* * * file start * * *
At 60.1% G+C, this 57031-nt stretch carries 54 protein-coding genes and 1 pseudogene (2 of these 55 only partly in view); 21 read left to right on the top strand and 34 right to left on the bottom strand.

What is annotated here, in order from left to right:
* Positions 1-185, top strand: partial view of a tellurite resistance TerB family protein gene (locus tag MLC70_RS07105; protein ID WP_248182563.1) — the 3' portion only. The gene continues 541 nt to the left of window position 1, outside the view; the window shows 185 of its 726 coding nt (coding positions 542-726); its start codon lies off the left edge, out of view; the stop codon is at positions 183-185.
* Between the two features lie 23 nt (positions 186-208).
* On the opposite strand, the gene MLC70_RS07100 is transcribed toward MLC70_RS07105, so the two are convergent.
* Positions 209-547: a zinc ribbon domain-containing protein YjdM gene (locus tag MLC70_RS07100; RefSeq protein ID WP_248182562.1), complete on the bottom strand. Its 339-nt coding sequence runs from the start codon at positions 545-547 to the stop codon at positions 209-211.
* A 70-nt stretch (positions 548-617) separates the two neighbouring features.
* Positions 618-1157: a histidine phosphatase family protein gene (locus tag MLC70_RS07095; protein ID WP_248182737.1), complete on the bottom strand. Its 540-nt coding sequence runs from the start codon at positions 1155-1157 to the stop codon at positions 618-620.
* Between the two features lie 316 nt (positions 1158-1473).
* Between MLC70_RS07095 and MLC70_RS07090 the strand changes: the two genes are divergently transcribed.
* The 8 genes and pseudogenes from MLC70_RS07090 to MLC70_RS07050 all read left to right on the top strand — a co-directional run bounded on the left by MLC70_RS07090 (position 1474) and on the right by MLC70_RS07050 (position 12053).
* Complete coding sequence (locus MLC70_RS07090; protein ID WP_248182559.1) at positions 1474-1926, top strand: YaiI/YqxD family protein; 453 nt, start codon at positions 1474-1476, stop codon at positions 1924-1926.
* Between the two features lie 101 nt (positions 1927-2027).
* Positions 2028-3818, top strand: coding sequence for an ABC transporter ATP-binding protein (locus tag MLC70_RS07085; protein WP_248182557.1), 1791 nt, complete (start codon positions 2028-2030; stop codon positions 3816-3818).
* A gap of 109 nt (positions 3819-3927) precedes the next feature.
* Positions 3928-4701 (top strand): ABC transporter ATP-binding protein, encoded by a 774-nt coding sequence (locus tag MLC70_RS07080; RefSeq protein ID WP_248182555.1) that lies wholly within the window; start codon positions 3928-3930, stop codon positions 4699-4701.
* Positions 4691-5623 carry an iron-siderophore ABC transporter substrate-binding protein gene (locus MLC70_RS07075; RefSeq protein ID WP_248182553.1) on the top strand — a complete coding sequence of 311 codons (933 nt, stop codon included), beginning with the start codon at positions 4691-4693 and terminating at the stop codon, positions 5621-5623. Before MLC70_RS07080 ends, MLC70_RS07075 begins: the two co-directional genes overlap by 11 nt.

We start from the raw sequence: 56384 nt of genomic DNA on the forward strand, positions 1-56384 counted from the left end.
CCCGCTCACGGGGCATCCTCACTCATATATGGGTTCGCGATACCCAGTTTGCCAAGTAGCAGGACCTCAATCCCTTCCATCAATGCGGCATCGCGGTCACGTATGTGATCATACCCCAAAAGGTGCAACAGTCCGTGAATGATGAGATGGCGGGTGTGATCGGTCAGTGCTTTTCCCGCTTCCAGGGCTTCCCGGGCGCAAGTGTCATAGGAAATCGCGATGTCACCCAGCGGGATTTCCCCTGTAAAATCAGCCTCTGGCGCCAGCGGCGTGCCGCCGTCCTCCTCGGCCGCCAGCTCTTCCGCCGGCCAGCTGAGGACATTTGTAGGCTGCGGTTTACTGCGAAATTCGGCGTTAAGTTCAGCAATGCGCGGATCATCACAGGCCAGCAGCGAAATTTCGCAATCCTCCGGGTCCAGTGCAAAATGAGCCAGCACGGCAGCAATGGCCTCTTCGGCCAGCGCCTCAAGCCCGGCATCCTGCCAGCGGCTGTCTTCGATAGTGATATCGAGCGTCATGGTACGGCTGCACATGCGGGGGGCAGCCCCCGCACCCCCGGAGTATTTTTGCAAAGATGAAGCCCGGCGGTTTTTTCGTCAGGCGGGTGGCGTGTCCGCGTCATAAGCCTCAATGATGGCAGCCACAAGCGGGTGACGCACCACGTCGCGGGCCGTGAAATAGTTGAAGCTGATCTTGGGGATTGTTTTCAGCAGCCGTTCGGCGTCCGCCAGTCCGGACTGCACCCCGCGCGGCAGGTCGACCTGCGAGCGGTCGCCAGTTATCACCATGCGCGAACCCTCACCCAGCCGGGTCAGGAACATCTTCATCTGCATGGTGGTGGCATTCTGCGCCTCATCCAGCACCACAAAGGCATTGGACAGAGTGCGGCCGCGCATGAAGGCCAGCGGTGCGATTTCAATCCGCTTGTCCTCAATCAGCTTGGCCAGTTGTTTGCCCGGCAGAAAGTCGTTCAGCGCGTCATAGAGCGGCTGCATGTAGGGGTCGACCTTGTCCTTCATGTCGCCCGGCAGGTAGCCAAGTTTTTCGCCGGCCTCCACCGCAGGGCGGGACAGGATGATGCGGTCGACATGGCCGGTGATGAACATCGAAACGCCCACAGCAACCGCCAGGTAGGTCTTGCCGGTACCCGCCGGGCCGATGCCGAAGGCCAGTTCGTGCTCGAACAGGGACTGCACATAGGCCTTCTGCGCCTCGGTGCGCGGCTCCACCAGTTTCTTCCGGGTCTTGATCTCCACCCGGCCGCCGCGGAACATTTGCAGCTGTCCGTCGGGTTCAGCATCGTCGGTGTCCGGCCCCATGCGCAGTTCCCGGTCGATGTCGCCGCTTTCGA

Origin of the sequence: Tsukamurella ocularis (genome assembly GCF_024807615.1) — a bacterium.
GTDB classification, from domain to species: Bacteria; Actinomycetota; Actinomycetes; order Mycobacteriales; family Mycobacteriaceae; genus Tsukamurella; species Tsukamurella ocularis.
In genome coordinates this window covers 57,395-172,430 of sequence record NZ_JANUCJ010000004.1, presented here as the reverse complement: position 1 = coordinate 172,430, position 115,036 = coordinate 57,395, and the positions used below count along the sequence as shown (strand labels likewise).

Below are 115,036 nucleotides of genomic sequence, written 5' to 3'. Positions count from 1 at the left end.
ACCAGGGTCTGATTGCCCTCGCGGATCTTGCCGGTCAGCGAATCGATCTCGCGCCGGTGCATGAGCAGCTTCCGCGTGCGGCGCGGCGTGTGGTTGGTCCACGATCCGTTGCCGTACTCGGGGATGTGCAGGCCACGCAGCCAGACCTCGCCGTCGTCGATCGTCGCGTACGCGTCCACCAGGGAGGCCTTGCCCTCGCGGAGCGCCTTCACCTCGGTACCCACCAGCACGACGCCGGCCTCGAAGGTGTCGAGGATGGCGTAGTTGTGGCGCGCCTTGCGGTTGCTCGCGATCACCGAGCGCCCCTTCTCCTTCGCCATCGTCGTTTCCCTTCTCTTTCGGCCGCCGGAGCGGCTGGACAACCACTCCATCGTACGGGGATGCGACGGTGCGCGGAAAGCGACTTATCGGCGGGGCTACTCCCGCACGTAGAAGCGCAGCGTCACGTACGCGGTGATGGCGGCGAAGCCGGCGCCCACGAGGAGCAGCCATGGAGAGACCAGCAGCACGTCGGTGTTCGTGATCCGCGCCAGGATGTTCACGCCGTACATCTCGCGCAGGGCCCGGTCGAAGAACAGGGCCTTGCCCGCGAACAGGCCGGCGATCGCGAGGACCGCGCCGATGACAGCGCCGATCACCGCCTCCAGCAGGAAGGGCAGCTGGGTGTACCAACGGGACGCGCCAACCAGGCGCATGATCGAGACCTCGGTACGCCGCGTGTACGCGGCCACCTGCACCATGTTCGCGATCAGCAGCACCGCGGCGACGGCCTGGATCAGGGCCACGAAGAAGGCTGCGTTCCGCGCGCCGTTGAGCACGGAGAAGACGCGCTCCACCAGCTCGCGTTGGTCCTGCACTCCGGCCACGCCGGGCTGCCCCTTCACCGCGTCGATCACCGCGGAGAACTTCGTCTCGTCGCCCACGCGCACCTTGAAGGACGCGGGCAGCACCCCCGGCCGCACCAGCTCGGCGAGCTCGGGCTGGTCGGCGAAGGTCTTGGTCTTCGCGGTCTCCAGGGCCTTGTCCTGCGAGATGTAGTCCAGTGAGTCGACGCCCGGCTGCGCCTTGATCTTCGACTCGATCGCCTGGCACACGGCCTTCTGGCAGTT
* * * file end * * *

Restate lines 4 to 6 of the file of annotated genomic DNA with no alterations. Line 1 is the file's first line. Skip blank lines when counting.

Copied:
* Between the two features lie 23 nt (positions 186-208).
* On the opposite strand, the gene MLC70_RS07100 is transcribed toward MLC70_RS07105, so the two are convergent.
* Positions 209-547: a zinc ribbon domain-containing protein YjdM gene (locus tag MLC70_RS07100; RefSeq protein ID WP_248182562.1), complete on the bottom strand. Its 339-nt coding sequence runs from the start codon at positions 545-547 to the stop codon at positions 209-211.